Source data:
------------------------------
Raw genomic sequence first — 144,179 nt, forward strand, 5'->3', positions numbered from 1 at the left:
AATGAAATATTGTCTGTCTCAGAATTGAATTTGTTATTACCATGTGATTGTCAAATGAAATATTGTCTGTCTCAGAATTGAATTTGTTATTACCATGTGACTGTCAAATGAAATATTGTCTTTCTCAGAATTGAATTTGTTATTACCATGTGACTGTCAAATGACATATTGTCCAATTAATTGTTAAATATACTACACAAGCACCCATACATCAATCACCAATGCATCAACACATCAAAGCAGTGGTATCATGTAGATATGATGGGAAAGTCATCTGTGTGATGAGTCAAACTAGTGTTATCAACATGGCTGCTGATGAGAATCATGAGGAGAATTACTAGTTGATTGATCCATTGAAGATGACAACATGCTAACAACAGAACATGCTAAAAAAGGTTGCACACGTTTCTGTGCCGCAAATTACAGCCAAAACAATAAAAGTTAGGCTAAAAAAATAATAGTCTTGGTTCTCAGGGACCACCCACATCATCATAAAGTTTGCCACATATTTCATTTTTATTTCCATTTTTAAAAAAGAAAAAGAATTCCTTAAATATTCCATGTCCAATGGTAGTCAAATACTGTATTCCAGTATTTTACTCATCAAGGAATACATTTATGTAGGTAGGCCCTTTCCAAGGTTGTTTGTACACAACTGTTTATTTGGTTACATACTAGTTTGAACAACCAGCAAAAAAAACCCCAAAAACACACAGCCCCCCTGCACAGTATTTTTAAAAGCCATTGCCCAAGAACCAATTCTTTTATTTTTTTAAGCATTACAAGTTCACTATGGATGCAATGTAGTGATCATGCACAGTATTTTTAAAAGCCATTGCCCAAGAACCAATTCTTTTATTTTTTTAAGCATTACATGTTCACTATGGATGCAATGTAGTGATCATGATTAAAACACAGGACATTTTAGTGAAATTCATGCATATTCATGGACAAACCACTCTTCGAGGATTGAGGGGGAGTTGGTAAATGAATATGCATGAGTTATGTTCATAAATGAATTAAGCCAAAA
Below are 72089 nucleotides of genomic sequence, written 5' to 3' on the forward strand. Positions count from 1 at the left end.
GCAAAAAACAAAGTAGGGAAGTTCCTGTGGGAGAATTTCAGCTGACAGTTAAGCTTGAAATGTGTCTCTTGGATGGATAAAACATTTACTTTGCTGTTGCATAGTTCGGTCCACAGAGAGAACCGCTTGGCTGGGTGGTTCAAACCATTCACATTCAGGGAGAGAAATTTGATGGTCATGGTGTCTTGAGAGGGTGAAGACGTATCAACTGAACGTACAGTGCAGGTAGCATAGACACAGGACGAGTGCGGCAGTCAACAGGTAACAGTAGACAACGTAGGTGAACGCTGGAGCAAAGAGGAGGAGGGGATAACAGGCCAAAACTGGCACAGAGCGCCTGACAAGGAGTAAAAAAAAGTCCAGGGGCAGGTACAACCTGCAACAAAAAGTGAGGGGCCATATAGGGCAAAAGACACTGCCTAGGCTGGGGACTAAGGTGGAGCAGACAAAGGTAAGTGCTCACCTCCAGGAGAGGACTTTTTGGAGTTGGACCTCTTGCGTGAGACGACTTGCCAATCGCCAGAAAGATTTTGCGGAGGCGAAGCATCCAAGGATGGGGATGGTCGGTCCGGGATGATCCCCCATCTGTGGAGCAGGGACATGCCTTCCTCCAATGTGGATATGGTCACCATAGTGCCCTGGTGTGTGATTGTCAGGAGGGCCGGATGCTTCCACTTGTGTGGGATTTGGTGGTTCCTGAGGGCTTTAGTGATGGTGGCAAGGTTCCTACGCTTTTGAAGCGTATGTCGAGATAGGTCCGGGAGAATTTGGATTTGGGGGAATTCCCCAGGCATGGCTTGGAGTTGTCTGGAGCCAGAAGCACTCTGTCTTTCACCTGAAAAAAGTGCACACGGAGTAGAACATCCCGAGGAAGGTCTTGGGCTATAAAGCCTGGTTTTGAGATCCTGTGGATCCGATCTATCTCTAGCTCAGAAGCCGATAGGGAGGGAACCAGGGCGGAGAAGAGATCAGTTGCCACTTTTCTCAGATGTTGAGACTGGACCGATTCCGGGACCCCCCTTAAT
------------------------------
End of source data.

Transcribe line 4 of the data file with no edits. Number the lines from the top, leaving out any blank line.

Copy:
GCAAAAAACAAAGTAGGGAAGTTCCTGTGGGAGAATTTCAGCTGACAGTTAAGCTTGAAATGTGTCTCTTGGATGGATAAAACATTTACTTTGCTGTTGCATAGTTCGGTCCACAGAGAGAACCGCTTGGCTGGGTGGTTCAAACCATTCACATTCAGGGAGAGAAATTTGATGGTCATGGTGTCTTGAGAGGGTGAAGACGTATCAACTGAACGTACAGTGCAGGTAGCATAGACACAGGACGAGTGCGGCAGTCAACAGGTAACAGTAGACAACGTAGGTGAACGCTGGAGCAAAGAGGAGGAGGGGATAACAGGCCAAAACTGGCACAGAGCGCCTGACAAGGAGTAAAAAAAAGTCCAGGGGCAGGTACAACCTGCAACAAAAAGTGAGGGGCCATATAGGGCAAAAGACACTGCCTAGGCTGGGGACTAAGGTGGAGCAGACAAAGGTAAGTGCTCACCTCCAGGAGAGGACTTTTTGGAGTTGGACCTCTTGCGTGAGACGACTTGCCAATCGCCAGAAAGATTTTGCGGAGGCGAAGCATCCAAGGATGGGGATGGTCGGTCCGGGATGATCCCCCATCTGTGGAGCAGGGACATGCCTTCCTCCAATGTGGATATGGTCACCATAGTGCCCTGGTGTGTGATTGTCAGGAGGGCCGGATGCTTCCACTTGTGTGGGATTTGGTGGTTCCTGAGGGCTTTAGTGATGGTGGCAAGGTTCCTACGCTTTTGAAGCGTATGTCGAGATAGGTCCGGGAGAATTTGGATTTGGGGGAATTCCCCAGGCATGGCTTGGAGTTGTCTGGAGCCAGAAGCACTCTGTCTTTCACCTGAAAAAAGTGCACACGGAGTAGAACATCCCGAGGAAGGTCTTGGGCTATAAAGCCTGGTTTTGAGATCCTGTGGATCCGATCTATCTCTAGCTCAGAAGCCGATAGGGAGGGAACCAGGGCGGAGAAGAGATCAGTTGCCACTTTTCTCAGATGTTGAGACTGGACCGATTCCGGGACCCCCCTTAAT